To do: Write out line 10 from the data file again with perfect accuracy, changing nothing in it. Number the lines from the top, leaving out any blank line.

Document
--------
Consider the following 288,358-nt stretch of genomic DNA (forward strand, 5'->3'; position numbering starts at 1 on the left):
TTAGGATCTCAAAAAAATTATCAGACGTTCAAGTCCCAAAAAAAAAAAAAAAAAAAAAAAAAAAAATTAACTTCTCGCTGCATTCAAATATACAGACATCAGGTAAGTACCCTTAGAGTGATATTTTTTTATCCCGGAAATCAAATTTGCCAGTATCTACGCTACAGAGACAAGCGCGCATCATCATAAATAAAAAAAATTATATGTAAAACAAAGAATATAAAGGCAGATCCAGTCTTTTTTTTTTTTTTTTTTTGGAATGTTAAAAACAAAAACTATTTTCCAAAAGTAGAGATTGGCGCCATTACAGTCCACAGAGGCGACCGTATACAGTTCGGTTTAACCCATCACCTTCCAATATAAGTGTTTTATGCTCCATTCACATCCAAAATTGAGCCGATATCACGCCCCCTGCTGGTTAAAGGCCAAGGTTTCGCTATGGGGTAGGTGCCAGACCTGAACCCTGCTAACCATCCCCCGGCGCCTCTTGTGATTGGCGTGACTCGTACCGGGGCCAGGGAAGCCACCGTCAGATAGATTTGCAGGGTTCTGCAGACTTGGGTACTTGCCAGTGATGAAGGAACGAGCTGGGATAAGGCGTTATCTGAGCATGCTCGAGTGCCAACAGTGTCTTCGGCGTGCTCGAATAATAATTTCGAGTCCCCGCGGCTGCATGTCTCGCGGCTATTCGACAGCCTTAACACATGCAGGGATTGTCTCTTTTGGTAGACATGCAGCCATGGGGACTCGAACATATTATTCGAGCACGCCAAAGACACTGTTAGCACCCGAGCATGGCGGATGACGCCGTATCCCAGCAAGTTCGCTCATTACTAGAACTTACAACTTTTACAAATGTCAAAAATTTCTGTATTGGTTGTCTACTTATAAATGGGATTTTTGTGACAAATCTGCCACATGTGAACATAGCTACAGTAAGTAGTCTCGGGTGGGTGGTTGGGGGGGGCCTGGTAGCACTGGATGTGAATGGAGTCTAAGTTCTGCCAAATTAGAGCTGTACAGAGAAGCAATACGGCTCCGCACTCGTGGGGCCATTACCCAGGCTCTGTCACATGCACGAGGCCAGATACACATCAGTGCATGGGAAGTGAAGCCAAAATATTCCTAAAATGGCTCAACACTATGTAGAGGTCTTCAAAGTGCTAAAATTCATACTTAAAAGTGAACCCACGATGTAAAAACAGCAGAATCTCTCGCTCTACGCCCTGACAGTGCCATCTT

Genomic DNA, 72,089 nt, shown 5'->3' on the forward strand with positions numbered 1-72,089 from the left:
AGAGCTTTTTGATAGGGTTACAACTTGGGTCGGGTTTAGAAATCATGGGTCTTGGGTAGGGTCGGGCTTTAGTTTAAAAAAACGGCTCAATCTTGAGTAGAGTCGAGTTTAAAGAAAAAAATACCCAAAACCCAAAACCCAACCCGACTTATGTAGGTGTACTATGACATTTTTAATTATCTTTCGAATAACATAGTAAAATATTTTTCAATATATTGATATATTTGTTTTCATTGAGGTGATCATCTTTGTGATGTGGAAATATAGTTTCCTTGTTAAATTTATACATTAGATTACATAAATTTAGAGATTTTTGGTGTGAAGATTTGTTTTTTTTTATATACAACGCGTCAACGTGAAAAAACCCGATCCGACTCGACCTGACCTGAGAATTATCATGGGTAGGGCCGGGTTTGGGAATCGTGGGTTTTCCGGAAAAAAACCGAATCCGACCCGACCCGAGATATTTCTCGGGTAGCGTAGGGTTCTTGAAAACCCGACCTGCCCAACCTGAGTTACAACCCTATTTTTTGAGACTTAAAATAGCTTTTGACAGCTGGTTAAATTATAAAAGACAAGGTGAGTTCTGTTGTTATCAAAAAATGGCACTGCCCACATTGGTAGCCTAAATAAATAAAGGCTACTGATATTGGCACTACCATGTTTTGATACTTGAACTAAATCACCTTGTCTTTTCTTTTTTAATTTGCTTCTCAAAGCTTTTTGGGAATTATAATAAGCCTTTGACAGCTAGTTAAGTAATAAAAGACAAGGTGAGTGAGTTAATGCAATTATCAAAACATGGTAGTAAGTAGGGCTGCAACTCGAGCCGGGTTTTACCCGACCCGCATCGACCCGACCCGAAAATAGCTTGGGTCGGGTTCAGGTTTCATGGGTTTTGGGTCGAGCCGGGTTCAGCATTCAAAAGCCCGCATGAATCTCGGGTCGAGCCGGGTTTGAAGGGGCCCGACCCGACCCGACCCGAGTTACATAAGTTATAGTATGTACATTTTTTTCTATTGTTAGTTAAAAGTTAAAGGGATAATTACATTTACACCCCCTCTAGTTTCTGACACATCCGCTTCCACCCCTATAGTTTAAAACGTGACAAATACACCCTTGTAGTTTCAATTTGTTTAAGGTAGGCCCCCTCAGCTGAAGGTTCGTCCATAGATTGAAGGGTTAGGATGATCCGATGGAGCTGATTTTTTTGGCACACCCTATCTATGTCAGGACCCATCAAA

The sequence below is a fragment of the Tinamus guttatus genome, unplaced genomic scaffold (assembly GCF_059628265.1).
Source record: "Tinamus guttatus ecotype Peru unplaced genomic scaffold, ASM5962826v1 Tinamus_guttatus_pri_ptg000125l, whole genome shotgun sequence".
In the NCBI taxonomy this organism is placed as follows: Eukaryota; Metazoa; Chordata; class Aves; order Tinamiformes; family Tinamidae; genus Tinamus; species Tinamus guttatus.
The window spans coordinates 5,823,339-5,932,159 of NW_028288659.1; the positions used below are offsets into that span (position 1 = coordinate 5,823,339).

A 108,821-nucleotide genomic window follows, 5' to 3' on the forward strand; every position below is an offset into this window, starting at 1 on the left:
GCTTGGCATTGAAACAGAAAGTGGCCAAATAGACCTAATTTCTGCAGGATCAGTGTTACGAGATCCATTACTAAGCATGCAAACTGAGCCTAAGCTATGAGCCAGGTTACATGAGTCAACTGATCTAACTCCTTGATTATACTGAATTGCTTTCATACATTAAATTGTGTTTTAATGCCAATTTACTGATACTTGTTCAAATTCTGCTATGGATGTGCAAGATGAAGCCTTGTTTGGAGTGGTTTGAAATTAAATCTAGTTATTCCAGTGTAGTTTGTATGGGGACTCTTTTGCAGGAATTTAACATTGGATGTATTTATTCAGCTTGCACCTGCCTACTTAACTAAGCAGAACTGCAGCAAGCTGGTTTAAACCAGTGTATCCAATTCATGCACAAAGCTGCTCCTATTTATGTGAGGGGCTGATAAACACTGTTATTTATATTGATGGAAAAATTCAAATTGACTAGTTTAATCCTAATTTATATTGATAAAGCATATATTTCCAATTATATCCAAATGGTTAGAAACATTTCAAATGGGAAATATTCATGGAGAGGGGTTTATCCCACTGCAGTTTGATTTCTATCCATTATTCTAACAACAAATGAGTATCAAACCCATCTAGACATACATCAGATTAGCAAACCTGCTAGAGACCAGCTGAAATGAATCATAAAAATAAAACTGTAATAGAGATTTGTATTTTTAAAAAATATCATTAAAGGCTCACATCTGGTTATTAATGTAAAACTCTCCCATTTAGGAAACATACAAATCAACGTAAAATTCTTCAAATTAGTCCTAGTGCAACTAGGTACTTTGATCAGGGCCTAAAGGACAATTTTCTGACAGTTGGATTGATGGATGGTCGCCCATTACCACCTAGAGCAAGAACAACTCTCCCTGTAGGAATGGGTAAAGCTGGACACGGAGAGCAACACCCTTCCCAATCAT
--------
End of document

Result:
GCTTGGCATTGAAACAGAAAGTGGCCAAATAGACCTAATTTCTGCAGGATCAGTGTTACGAGATCCATTACTAAGCATGCAAACTGAGCCTAAGCTATGAGCCAGGTTACATGAGTCAACTGATCTAACTCCTTGATTATACTGAATTGCTTTCATACATTAAATTGTGTTTTAATGCCAATTTACTGATACTTGTTCAAATTCTGCTATGGATGTGCAAGATGAAGCCTTGTTTGGAGTGGTTTGAAATTAAATCTAGTTATTCCAGTGTAGTTTGTATGGGGACTCTTTTGCAGGAATTTAACATTGGATGTATTTATTCAGCTTGCACCTGCCTACTTAACTAAGCAGAACTGCAGCAAGCTGGTTTAAACCAGTGTATCCAATTCATGCACAAAGCTGCTCCTATTTATGTGAGGGGCTGATAAACACTGTTATTTATATTGATGGAAAAATTCAAATTGACTAGTTTAATCCTAATTTATATTGATAAAGCATATATTTCCAATTATATCCAAATGGTTAGAAACATTTCAAATGGGAAATATTCATGGAGAGGGGTTTATCCCACTGCAGTTTGATTTCTATCCATTATTCTAACAACAAATGAGTATCAAACCCATCTAGACATACATCAGATTAGCAAACCTGCTAGAGACCAGCTGAAATGAATCATAAAAATAAAACTGTAATAGAGATTTGTATTTTTAAAAAATATCATTAAAGGCTCACATCTGGTTATTAATGTAAAACTCTCCCATTTAGGAAACATACAAATCAACGTAAAATTCTTCAAATTAGTCCTAGTGCAACTAGGTACTTTGATCAGGGCCTAAAGGACAATTTTCTGACAGTTGGATTGATGGATGGTCGCCCATTACCACCTAGAGCAAGAACAACTCTCCCTGTAGGAATGGGTAAAGCTGGACACGGAGAGCAACACCCTTCCCAATCAT